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Will Housing For Older Folks Be The Next Major Crisis?

By Mike Wheatley | September 5, 2014

The lack of affordable, accessible, and well-located homes is failing to meet the needs of an aging population and could be the nation's next housing crisis, a new report suggests.


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A new study by the Harvard Joint Center for Housing Studies and AARP Foundation points to three main issues, reports Forbes: The cost of renting and home ownership is too high; many homes and apartments lack basic accessibility features; and older Americans say they want to "age in place" in their current home but are living in car-dependent suburbs and rural towns that can make it more difficult.

"If things don't change, low-income older people will be compromising their well-being in many respects," says Chris Herbert, acting managing director of the Harvard Joint Center for Housing Studies. "It's an issue that will affect us all."

In 15 years, one in five Americans will be 65 or older, according to the report.

"You've got a scenario with the largest generation we've ever had moving into their senior years combined with the fact that longevity is increasing," says Jonathan Smoke, chief economist at "And we're fairly ill-prepared to address the housing needs and challenges of them."

Incomes for seniors are not rising, but home prices are, says Smoke. Millions of low-income older adults are sacrificing spending on other necessities — such as health care and food — to pay for higher housing costs, according to the Harvard study.

Also, the study shows that the majority of people in their 50s and 60s live in rural areas or car-dependent suburbs with no access to public transportation. This will make it challenging for seniors to stay in their current residences if they become unable to drive.

"It's a conundrum. Seniors today — and most likely tomorrow — are living in places that are not ideal to enjoy fulfilling lives as we age," says Smoke.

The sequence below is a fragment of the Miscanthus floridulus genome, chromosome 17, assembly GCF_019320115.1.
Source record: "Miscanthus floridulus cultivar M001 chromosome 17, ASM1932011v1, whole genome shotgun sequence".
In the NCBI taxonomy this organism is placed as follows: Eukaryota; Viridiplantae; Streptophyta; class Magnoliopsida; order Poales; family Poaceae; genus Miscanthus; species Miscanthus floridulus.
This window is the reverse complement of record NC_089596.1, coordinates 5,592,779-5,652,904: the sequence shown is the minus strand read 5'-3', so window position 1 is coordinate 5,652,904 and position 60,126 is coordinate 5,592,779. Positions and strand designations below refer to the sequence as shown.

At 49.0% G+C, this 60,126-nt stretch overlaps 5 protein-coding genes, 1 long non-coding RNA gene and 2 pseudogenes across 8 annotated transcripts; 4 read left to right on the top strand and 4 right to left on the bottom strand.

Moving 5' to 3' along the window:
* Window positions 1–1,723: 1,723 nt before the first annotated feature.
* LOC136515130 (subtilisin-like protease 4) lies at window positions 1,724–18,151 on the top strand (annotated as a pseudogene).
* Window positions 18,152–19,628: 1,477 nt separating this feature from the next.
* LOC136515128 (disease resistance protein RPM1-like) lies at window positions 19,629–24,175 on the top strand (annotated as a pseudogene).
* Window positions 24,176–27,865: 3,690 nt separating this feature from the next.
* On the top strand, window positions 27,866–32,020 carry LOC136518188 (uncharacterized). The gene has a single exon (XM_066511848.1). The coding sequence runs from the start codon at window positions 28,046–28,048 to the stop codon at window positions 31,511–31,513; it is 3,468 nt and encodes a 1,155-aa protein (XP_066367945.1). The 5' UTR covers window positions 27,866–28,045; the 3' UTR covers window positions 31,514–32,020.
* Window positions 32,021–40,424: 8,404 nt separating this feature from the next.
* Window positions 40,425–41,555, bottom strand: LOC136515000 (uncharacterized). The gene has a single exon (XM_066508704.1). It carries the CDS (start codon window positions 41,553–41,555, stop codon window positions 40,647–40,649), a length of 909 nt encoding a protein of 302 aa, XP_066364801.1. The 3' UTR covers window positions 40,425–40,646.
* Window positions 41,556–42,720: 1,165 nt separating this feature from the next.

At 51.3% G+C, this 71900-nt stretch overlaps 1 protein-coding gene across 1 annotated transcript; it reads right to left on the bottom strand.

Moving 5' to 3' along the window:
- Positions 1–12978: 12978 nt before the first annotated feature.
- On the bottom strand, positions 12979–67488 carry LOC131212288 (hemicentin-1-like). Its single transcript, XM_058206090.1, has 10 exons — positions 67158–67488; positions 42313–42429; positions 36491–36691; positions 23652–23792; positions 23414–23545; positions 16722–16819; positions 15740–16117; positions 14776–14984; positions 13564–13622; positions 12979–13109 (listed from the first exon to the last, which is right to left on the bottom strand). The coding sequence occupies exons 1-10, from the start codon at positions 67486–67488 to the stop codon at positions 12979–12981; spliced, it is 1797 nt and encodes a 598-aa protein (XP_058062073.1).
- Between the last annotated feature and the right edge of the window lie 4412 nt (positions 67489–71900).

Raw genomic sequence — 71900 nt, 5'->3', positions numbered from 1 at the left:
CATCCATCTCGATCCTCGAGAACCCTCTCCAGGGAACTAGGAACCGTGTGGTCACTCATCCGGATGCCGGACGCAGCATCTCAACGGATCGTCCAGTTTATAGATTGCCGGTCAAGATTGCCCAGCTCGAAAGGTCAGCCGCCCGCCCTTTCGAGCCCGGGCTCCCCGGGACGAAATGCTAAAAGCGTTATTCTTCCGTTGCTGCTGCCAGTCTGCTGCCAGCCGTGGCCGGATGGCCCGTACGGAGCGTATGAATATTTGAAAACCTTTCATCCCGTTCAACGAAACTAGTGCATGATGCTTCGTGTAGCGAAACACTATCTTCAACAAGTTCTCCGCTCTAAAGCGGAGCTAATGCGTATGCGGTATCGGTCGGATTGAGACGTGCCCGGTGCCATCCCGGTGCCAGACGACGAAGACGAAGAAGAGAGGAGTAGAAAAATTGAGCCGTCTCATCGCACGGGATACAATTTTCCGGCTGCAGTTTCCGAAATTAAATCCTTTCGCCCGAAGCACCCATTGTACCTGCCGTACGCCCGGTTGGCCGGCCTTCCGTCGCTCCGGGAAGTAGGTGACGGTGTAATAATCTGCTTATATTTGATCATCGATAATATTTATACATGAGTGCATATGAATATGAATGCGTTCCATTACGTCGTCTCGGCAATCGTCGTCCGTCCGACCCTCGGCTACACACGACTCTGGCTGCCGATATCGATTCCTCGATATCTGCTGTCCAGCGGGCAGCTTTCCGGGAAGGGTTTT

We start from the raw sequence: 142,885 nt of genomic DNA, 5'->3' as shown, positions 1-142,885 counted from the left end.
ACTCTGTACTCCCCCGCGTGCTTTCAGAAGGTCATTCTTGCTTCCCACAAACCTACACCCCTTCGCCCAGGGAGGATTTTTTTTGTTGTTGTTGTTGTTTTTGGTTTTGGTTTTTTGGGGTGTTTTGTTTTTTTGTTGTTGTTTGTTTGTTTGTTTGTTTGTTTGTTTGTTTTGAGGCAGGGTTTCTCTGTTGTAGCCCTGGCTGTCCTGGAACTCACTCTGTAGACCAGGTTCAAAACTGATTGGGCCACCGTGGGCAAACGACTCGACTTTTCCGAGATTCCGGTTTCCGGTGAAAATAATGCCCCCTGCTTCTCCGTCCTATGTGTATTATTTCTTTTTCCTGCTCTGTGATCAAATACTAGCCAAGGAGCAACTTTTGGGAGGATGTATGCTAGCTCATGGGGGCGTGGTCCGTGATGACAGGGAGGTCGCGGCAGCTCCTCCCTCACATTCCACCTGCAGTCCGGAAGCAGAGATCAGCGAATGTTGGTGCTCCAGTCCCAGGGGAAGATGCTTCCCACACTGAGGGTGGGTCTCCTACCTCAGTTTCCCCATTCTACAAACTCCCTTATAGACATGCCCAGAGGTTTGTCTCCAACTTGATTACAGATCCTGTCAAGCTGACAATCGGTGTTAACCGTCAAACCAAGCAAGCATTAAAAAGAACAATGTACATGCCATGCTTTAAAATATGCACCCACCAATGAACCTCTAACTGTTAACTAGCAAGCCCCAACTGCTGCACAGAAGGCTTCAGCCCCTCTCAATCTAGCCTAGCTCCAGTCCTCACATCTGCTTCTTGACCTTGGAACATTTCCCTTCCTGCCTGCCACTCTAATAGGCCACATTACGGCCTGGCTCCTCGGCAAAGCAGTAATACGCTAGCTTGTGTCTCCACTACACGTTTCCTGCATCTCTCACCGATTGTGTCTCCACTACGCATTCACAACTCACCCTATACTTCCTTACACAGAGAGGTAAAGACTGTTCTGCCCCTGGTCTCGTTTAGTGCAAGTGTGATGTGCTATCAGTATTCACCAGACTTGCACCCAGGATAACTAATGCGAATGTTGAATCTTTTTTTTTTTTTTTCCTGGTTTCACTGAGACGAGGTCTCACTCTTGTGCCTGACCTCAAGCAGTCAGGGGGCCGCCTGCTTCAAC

Also, only 1 percent of U.S. housing units have all five of the "universal design" features: no-step entry; single-floor living; extra-wide doorways and halls; and accessible electrical controls, switches, and lever-style door and faucet handles, according to the report.

The main reason so many homes lack such accessibility? It can be expensive to install them. For example, adding a ramp can cost $2,400, and a stairlift can cost up to $12,000.

According to the study, change is slowly occurring to address such issues. States such as Ohio have offered tax credits of up to $5,000 to help home owners make their residences more accessible, and Massachusetts is providing loans of up to $30,000 so home owners can add accessibility features. Also, some states, such as Colorado, Massachusetts, Mississippi, Missouri, Oregon, Texas, and Utah, are offering developers more incentives to build affordable housing near mass transit.

"Addressing the needs of seniors will improve communities for everyone," says Smoke. "I don't think you want to be a community that screams: 'If you're over 65, you'll want to leave here.'"

Mike Wheatley is the senior editor at Realty Biz News. Got a real estate related news article you wish to share, contact Mike at [email protected].
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